Hale, who most recently was bench coach for the A's, managed in the D-backs system for six seasons before joining the big league staff as third-base coach, a position he held from 2007-09.

After leaving the D-backs following the 2009 season, he was the third-base coach for the Mets in 2010-11 before becoming Bob Melvin's bench coach with Oakland.

Melvin has raved about the 49-year-old Hale's level of preparedness as his bench coach and has pushed for him to get a managing opportunity.

"Your style is going to be dictated by the personnel you have," Hale said. "I've managed teams that have been athletically inclined and can run, and we run a lot and do different things, and other teams that sat back and can hit a little bit. I'd like this team to be situationally sound, so I would like us to have everything in that bag, like a golf bag. We've got to be able to do everything."

The team acknowledged that there were nine candidates for the position: Sandy Alomar Jr., Jay Bell, Tim Bogar, Andy Green, Hale, Joe McEwing, Phil Nevin, Jim Tracy and Turner Ward.

"We wanted a guy with energy," general manager Dave Stewart said. "We wanted a guy that was optimistic and will energize our ballclub, but as well be a part of the culture moving forward in the Diamondbacks organization."

With La Russa being hired to the newly created position of chief baseball officer last May and general manager Stewart and vice president of baseball operations De Jon Watson being hired in late September, the D-backs will have a completely new baseball leadership team heading into the 2015 season.

Winning has long been a part of Hale's resume.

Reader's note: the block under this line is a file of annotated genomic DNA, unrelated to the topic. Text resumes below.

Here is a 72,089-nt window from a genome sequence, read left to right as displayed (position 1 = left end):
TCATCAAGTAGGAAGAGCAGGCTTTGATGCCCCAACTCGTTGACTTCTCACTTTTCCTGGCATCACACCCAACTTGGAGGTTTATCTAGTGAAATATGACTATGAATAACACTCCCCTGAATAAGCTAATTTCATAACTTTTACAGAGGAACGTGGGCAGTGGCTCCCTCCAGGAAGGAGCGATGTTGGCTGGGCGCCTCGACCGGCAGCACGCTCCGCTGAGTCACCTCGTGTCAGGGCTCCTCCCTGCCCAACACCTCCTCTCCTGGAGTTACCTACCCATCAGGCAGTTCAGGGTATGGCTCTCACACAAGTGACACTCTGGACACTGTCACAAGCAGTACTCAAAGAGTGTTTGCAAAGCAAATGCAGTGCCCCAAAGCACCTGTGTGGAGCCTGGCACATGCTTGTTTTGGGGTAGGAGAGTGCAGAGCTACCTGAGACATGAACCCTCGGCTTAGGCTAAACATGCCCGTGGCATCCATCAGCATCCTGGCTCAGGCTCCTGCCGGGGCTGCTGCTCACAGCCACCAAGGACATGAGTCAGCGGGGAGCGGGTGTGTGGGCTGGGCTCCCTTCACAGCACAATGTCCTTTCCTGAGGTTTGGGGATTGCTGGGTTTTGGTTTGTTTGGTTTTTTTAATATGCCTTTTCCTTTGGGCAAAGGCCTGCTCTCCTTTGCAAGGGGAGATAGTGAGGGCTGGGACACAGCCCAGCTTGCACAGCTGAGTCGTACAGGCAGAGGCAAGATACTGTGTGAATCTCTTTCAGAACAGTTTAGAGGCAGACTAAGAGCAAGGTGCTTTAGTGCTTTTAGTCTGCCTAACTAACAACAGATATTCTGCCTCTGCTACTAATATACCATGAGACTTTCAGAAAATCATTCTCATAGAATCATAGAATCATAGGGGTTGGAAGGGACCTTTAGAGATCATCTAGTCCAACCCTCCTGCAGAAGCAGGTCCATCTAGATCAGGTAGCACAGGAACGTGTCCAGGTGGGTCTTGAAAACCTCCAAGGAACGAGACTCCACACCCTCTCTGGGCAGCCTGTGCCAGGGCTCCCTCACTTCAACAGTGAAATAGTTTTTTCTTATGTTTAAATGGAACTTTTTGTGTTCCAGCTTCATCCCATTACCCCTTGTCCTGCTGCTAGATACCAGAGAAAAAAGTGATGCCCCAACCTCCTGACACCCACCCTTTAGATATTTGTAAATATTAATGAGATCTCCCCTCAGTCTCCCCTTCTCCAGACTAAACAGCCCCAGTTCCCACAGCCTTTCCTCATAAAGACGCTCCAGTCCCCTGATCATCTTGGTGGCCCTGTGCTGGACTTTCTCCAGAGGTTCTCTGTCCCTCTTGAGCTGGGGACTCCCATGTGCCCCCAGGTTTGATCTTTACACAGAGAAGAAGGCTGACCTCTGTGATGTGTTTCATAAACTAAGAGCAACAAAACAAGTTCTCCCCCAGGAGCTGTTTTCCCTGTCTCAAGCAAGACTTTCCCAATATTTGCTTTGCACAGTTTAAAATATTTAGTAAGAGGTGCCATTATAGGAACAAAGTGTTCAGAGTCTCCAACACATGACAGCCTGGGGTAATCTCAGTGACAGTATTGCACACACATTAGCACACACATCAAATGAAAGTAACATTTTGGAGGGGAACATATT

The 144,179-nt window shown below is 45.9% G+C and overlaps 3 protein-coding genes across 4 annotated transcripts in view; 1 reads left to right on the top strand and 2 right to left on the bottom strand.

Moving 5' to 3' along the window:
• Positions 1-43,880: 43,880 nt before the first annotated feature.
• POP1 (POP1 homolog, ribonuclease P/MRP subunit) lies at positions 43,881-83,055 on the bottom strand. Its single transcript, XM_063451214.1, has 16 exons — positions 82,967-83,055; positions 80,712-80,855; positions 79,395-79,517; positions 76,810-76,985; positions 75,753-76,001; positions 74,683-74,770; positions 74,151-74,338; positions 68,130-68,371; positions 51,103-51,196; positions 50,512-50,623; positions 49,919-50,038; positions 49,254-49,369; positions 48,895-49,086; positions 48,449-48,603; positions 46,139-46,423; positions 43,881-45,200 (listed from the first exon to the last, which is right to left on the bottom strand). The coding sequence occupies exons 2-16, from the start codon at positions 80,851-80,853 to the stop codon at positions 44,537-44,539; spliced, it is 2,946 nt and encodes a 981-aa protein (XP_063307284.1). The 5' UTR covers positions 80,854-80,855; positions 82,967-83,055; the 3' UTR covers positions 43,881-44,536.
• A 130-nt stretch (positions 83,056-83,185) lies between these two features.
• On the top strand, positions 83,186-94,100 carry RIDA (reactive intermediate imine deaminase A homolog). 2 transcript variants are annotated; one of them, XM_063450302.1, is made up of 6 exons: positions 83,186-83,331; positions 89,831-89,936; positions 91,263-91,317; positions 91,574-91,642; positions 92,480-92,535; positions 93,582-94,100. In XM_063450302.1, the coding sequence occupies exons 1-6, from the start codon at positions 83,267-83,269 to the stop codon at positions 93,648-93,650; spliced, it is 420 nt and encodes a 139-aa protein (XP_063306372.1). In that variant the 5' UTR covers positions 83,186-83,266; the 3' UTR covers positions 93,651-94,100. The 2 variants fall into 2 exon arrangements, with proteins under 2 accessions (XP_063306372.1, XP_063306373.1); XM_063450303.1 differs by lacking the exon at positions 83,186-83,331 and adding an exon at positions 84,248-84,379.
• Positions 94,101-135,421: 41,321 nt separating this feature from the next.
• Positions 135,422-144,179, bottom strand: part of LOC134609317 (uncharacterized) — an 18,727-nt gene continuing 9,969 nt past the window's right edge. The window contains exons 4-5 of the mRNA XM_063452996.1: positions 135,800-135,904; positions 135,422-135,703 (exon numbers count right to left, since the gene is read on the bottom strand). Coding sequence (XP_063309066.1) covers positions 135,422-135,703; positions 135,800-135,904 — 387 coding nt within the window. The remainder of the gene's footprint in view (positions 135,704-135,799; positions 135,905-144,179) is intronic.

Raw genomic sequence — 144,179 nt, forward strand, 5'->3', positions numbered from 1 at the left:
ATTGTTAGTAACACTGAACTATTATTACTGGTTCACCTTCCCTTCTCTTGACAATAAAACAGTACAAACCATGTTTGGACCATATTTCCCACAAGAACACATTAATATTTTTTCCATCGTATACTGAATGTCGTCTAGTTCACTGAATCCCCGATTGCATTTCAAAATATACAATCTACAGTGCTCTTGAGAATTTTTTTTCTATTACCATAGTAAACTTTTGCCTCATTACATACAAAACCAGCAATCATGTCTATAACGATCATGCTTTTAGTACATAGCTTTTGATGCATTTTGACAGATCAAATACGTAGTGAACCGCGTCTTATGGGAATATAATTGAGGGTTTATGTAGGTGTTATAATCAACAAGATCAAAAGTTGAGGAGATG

In his first year as a professional manager, in 2000, Hale led Rookie-level Missoula to a second-half championship, and he was named the Pioneer League's Manager of the Year the following season.

He led Tucson to Pacific Coast League and Triple-A titles in 2006 with a 91-53 mark and had a .540 winning percentage in three seasons with the team.

Hale starred collegiately at the University of Arizona from 1984-87, starting every game during his college career, and he established school career records for hits and walks. He batted .345 in 1986, when UA won the College World Series.

Hale was selected by the Twins in the 17th round of the 1987 First-Year Player Draft and spent parts of six seasons with them and one with the Dodgers, compiling a .277 career batting average in 333 games.

Hale becomes the sixth full-time manager in D-backs history, joining Buck Showalter, Bob Brenly, Melvin, A.J. Hinch and Gibson. Al Pedrique was an interim manager in 2004.

In recent years, Hale's name has come up in relation to several big league managerial vacancies and he was believed to be the runner-up when the Mets hired Terry Collins following the 2010 season.

"This is the perfect job for me and my family, and that is important to me to be here, and it's important to me to get this organization," Hale said. "We're going to set a culture here about winning, about having fun, about being competitive in the clubhouse, having pride. And that's important for me to instill in us here and get us back to where we belong."

Steve Gilbert is a reporter for Read his blog, Inside the D-backs, and follow him on Twitter @SteveGilbertMLB. This story was not subject to the approval of Major League Baseball or its clubs.